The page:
Throughout the past year we kept hearing how the box office was down, attendance was off, and the industry was in big trouble. Some of this was true, but most of it was hyperbole. 2017 was definitely a weird and wild year for film, with several mega-hits, several major faceplants, and complete and total chaos surrounding mergers and acquisitions — insanity that should continue deep into 2018 (let’s be real, this is probably the new normal). However, despite all of the madness, the industry is still trending upward.
Perhaps you’re asking yourself: so what if a bunch of movies tanked while others exploded? How does that affect me? Fair questions, since our only obvious connection to Hollywood’s business affairs are the price of tickets and the cost of popcorn. What we pay to see and our opinions absolutely has an impact on the types of films Hollywood produces. Let’s break it down and talk about it!
According to TheWrap, our domestic (North American) box office was down 2.3 percent in 2017 on earnings of $11.1 billion — this was the third highest all-time, but this growth reflects the rise in ticket prices, since attendance was down overall. Theater attendance is expected to be the lowest since the mid-1990s (the National Alliance of Theatre Owners release their data in late 2018). So yes, things look bleak for U.S. theaters and the studios.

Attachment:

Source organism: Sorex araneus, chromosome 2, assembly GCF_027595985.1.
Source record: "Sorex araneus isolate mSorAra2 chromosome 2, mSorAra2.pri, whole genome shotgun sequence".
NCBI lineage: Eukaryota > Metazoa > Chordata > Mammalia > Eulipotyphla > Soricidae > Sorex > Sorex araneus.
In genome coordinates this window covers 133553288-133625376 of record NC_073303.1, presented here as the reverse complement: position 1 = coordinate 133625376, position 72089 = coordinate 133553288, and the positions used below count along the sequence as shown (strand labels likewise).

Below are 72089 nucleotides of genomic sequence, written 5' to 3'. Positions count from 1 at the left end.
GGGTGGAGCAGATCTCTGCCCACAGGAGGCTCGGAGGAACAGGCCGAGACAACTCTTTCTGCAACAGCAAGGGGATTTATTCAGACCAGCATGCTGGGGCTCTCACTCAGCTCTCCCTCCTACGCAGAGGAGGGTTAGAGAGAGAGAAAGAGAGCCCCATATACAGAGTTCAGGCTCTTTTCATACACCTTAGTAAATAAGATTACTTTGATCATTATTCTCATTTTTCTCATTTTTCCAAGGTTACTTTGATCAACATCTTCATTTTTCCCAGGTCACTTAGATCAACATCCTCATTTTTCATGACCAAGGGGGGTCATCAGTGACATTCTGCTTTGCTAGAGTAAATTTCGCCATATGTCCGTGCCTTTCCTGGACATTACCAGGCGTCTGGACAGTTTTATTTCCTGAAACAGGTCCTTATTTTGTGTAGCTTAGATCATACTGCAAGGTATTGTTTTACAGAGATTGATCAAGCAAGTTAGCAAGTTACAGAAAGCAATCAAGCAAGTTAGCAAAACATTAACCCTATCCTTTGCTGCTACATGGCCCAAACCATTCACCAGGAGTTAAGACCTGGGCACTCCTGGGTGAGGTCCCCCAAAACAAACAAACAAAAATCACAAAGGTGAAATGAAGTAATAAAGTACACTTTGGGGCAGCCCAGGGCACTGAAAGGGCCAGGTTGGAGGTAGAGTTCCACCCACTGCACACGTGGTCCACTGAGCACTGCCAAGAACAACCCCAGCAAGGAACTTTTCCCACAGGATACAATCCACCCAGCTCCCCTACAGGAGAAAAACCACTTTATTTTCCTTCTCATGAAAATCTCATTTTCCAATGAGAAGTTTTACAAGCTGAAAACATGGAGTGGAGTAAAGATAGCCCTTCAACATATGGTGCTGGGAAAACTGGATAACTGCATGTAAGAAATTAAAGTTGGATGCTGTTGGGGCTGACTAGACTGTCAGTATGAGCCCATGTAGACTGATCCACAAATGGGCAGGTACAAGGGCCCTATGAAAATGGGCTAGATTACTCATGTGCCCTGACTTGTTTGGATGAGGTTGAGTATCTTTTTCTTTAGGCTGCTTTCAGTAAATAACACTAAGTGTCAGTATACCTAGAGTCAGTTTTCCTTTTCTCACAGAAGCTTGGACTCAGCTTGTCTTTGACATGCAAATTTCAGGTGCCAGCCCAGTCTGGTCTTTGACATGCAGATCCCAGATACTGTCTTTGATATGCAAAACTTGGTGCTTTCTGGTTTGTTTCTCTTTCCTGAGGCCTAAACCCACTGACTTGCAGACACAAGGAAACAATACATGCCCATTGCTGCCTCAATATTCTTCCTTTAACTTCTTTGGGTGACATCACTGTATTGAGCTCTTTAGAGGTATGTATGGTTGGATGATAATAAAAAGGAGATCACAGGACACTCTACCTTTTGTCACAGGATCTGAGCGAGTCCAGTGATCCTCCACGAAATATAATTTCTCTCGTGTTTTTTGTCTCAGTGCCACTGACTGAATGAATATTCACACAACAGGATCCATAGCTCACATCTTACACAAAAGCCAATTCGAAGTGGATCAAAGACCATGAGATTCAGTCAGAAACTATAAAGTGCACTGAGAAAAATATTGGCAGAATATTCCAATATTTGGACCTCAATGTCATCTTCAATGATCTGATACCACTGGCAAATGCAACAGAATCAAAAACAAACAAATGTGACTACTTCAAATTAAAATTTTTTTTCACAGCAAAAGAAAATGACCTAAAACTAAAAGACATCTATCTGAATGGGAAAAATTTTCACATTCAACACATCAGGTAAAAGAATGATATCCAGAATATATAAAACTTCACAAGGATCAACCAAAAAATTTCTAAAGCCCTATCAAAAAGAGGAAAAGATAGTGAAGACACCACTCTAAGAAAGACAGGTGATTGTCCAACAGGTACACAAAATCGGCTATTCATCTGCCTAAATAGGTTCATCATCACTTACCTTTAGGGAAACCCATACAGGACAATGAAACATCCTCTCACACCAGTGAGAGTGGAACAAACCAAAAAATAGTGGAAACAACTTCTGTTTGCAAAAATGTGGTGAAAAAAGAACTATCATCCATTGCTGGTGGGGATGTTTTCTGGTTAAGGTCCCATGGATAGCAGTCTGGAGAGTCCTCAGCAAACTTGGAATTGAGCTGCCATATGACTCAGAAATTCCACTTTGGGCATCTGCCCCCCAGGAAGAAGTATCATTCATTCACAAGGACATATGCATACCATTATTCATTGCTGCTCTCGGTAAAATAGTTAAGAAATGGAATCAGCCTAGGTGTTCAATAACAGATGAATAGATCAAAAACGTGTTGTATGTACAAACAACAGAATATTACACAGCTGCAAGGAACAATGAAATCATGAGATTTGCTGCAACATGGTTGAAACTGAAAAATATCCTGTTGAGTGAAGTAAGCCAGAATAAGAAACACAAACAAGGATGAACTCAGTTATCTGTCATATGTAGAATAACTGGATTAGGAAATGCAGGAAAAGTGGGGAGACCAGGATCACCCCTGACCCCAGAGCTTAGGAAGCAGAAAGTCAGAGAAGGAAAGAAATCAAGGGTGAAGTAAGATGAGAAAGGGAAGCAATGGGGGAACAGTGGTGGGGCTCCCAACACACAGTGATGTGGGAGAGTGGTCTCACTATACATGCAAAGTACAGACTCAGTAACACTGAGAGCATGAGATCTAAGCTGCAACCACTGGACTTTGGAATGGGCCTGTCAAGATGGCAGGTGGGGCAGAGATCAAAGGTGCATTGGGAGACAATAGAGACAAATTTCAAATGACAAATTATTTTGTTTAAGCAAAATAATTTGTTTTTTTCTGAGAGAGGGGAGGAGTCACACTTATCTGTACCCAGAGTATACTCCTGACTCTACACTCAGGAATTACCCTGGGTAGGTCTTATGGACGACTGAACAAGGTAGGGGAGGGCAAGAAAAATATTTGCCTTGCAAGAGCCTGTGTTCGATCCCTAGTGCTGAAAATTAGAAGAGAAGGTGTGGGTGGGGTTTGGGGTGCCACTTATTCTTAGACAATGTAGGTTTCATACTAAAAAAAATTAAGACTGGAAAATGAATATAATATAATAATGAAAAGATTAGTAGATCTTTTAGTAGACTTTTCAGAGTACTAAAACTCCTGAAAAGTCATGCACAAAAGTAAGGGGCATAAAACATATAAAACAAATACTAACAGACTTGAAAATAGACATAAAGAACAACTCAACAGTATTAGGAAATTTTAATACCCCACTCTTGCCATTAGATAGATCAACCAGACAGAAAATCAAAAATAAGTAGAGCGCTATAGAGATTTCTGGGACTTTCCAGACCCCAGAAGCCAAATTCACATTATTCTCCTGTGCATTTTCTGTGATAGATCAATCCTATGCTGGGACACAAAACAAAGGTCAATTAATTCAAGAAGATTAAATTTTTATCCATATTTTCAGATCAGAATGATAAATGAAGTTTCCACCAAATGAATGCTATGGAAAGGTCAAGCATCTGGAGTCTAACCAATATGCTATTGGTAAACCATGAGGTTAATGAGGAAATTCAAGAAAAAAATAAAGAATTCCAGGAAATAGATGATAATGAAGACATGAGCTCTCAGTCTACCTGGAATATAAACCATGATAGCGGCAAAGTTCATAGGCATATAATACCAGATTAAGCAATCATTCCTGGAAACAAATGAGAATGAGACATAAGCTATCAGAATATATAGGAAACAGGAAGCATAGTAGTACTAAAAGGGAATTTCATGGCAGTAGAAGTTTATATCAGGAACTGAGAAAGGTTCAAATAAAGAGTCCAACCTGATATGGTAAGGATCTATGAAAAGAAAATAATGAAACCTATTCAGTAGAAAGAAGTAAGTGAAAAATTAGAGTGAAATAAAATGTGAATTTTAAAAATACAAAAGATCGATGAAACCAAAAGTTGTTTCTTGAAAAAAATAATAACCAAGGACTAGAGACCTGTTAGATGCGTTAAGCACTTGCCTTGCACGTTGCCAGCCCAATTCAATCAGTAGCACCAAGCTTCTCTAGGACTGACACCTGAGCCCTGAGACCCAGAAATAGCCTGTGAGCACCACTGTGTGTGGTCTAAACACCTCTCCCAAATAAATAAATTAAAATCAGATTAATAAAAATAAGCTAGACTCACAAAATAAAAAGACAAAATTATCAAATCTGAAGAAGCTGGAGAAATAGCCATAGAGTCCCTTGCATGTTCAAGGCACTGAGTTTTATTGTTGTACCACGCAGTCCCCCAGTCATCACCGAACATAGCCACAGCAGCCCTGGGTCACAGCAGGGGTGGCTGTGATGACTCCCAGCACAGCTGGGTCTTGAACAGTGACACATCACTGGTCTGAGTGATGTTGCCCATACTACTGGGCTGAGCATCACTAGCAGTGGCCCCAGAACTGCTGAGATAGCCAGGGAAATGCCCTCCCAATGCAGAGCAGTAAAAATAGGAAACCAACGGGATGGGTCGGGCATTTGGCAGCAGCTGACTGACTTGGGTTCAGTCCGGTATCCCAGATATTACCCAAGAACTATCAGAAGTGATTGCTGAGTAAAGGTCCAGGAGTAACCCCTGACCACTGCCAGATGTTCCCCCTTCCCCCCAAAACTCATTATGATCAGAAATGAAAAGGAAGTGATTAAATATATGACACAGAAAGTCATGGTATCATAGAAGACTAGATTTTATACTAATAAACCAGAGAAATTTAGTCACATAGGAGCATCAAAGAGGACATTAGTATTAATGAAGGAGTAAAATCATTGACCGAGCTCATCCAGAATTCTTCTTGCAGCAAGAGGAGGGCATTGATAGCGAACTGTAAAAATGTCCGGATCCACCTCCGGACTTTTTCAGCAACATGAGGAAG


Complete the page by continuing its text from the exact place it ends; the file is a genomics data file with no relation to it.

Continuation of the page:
Overseas, however, is where the real story is told. Worldwide box office revenue increased by 3 percent on earnings of $40 billion. What’s really interesting here is the inclusion of a Chinese action film, Wolf Warrior 2, which was the number six overall (beating out Guardians of the Galaxy Vol. 2). We’re accustomed to American movies dominating overseas — and that’s the case again in 2017 — but China has the money, skill, and audience size to make a bigger and bigger impact in the future.
A greater and greater percentage of revenue from all American-made films (primarily from the six major studios) is international. On average, the top 10 films last year earned between 50-80 percent of their revenue overseas. In other words, studio executives will increasingly tweak the biggest films to appeal to international audiences.
So, expect more diversity in casting, more variation in locations, and (probably) safer themes and storylines — dialog and performance isn’t as crucial when more than half the world experiences our films with dubbing. This implies that our current glut of special-effects laden, spectacle blockbusters will continue non-stop, while smaller and indie films continue to get marginalized (or simply shift to streaming services like Netflix).
Did you see more or fewer movies in theaters last year? Let us know in the comments down below!
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